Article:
By Rob van Alstyne
By Zach McCormick
By Emily Eveland
By Jack Spencer
By Michael Madden
By Reed Fischer
By Emily Weiss
By Emily Weiss
Eccentric Soul: The Capsoul Label
You can't blame me if you're not familiar with the ill-fated soul group that went by the unwieldy moniker of Johnson, Hawkins, Tatum & Durr, or if you've never heard any of their early-'70s singles, cut for the microscopic Capsoul label, which was run out of a car trunk in Columbus, Ohio, by entrepreneur/DJ Bill Moss. Hell, I had never heard their haunting cut "You Can't Blame Me" either, until a few Chicago soul aficionados raced down to Columbus and convinced Moss to reissue some of those sides. The resulting compilation, Eccentric Soul, rescues the scant singles the label cut between 1970 and 1974--tracks that could easily have been lost in the dirt of history.
Modeled on Motown, which headed west at the start of the decade, miniscule labels sprung up all over the Midwest during the '70s, hoping to fill the void, hoping to replicate some of the success with their uneven finds and uncut gems. In an alternate world, perhaps the little imprint would have taken on the giant machinations that powered Motown and every Big Chill-caliber catalog remembrance that followed. Not that the Four Mints could ever have been the Four Tops, but Virgil Johnson, whose forceful falsetto adds a serrated edge to the vibraphone bump of his group, could've been something more than a forgotten footnote to a footnote in the Book of Soul. Instead, bank foreclosures, water-damaged tapes, and recycled back stock leave Eccentric Soul listeners to their imaginations, and the accompanying booklet suggests that there's neither trace nor publicity shot of the artists now, only the thrift-store records pictured within.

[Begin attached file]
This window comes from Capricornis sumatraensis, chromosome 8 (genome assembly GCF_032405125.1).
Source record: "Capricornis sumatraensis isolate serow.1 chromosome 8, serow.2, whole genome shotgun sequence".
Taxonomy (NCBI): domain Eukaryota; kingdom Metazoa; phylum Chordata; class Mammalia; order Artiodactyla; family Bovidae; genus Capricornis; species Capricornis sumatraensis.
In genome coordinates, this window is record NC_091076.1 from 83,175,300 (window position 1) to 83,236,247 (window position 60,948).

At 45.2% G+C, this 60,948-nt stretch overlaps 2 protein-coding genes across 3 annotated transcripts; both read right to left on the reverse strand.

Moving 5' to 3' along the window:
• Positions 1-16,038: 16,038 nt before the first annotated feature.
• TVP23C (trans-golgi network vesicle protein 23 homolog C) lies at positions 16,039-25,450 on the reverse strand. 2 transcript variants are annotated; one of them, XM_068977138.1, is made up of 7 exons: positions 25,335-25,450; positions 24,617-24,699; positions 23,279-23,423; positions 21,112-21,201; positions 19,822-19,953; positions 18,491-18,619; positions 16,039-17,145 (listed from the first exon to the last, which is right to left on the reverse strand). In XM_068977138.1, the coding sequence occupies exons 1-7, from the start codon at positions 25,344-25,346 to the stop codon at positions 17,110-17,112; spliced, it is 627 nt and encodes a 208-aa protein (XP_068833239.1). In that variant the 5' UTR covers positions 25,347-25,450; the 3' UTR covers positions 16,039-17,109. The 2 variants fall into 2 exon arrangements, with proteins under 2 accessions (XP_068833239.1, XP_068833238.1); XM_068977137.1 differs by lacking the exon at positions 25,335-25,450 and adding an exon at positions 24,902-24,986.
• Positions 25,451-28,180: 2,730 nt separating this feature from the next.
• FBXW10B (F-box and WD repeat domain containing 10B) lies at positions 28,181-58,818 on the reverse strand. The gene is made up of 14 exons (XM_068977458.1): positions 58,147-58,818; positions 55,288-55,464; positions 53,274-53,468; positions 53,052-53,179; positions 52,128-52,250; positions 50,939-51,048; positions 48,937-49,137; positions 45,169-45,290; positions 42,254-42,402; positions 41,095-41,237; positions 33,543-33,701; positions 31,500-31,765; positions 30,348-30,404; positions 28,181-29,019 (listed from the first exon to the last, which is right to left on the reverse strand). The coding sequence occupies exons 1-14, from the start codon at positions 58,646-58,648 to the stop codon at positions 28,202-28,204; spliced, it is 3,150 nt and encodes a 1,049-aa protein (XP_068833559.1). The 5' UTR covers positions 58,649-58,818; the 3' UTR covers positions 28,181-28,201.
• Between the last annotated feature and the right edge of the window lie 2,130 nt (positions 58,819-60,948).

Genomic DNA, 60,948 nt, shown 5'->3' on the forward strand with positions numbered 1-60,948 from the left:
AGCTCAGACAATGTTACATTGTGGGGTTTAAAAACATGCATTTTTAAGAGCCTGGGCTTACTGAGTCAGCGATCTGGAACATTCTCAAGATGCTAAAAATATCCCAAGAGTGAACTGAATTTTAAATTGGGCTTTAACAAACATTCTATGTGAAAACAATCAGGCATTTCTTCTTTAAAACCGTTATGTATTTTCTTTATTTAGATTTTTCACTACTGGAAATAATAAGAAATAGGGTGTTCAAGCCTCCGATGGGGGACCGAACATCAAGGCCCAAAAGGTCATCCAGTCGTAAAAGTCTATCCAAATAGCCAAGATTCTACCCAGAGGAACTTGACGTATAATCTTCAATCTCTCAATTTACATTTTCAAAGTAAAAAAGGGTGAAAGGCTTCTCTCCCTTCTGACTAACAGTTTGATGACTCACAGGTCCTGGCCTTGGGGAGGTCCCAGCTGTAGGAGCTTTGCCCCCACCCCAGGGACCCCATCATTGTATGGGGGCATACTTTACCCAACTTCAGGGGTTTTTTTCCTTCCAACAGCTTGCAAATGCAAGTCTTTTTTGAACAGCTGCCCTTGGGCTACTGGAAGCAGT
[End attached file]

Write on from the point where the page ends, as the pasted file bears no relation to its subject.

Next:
On the flip side, the U.K.'s Soul Jazz label surveys the last days of Chicago's once-mighty Chess label and its next-generation offshoots, Cadet and Argo. Built on the electric blues growled by Howlin' Wolf, Little Walter, and Muddy Waters, as well as rock's early chug with Chuck Berry and Bo Diddley, Chess hadn't had a hit since the '50s when it started to tweak its sound at the twilight of the '60s in order to lure the hippie record buyers. Both Wolf and Waters despised the professional "psychedelic" backing on their rerecorded country blues (although they stagger with a Frankensteinian funk now), while singing groups like Rotary Connection and Soul Stirrers were dosed with dizzying production courtesy of Charles Stepney and Richard Evans. None of this saved the label, which still crumbled by the start of the 1970s.
Curated with care, askew genres like electric-church, space-soul, dizzy-jazz, and sludge-stomp stack up subtly on Chicago Soul. Far from the Windy City, Etta James's tenure down in Muscle Shoals captures what soul is all about, and "Tell Mama" towers over all. Presented in such a context, the song even jibes with harpist Dorothy Ashby's otherworldly "Soul Vibrations," which sounds like something Lt. Uhuru might have righteously bumped on the USS Enterprise. As with Soul Jazz's previous party-starting Miami and New Orleans overviews, this sounds good on Earth, too.